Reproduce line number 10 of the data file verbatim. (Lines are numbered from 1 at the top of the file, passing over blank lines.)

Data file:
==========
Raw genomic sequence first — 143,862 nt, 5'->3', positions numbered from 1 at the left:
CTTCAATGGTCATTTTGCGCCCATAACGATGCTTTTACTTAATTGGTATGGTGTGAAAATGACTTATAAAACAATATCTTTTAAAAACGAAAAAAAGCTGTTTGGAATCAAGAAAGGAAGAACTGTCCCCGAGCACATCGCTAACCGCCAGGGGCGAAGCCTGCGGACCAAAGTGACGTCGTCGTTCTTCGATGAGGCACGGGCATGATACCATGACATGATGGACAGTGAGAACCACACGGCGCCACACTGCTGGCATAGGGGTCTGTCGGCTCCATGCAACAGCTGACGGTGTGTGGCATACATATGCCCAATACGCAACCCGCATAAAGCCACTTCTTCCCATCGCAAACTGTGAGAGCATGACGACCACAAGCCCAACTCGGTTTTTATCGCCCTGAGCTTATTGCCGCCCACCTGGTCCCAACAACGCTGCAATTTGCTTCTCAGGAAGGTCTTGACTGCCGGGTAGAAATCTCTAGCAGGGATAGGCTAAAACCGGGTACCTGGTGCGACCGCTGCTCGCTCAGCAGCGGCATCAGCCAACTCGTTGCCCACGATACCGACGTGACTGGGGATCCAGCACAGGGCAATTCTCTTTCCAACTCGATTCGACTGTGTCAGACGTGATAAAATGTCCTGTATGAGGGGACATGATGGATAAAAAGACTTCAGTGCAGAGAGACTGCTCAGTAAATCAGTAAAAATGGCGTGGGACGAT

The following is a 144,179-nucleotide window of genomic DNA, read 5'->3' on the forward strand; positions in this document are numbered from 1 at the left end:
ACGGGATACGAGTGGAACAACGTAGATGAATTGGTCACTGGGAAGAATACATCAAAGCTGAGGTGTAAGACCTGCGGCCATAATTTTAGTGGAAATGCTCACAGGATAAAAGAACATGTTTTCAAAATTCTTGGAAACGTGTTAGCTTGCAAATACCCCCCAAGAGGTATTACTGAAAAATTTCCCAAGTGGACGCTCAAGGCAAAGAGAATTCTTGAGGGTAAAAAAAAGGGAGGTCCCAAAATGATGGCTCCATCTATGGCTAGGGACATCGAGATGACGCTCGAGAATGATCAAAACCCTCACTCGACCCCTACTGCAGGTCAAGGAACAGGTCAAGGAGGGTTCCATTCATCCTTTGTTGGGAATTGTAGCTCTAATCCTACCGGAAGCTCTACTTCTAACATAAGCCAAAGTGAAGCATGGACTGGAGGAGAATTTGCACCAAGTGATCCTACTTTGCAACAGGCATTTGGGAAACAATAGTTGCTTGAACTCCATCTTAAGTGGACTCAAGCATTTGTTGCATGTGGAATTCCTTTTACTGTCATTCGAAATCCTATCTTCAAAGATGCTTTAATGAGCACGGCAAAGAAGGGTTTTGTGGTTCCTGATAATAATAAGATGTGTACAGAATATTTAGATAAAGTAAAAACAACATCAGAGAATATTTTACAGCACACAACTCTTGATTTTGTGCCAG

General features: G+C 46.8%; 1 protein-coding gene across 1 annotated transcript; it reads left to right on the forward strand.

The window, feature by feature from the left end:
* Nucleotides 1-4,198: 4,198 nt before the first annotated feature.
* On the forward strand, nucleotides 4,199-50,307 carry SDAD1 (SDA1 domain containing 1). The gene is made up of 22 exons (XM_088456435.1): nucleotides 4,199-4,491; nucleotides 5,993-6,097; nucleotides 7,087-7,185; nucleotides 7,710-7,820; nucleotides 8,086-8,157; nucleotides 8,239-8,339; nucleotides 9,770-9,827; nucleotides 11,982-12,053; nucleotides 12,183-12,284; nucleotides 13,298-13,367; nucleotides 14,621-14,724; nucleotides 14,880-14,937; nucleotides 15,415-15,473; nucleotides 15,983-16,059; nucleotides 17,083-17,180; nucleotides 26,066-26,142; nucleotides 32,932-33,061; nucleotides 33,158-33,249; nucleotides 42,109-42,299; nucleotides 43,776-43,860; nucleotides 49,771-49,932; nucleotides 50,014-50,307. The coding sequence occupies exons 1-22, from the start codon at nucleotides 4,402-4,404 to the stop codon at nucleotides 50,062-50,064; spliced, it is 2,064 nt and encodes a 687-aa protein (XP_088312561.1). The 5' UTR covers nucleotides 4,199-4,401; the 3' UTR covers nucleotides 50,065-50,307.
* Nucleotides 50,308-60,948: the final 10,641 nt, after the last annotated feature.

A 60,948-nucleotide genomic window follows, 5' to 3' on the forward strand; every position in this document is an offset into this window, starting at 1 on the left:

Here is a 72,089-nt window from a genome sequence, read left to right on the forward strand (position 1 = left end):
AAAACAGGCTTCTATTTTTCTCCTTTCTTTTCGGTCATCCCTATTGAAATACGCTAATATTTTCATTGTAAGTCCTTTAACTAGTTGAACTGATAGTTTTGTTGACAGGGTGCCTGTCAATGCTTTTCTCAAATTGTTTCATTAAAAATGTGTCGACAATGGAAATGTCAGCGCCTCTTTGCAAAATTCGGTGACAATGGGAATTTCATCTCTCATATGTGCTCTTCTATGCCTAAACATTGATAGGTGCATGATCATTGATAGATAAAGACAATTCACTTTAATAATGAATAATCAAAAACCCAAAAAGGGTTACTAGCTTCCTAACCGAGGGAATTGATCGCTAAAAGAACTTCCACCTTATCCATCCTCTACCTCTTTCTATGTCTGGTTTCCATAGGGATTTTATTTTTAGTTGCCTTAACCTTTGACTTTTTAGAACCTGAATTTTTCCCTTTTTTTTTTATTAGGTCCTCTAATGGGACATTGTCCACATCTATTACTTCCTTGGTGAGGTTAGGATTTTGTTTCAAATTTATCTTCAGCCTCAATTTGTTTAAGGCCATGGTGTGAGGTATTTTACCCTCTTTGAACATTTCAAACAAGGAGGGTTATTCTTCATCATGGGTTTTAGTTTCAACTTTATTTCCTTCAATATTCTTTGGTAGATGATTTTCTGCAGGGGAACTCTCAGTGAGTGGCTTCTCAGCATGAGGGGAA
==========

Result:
A 60,948-nucleotide genomic window follows, 5' to 3' on the forward strand; every position in this document is an offset into this window, starting at 1 on the left: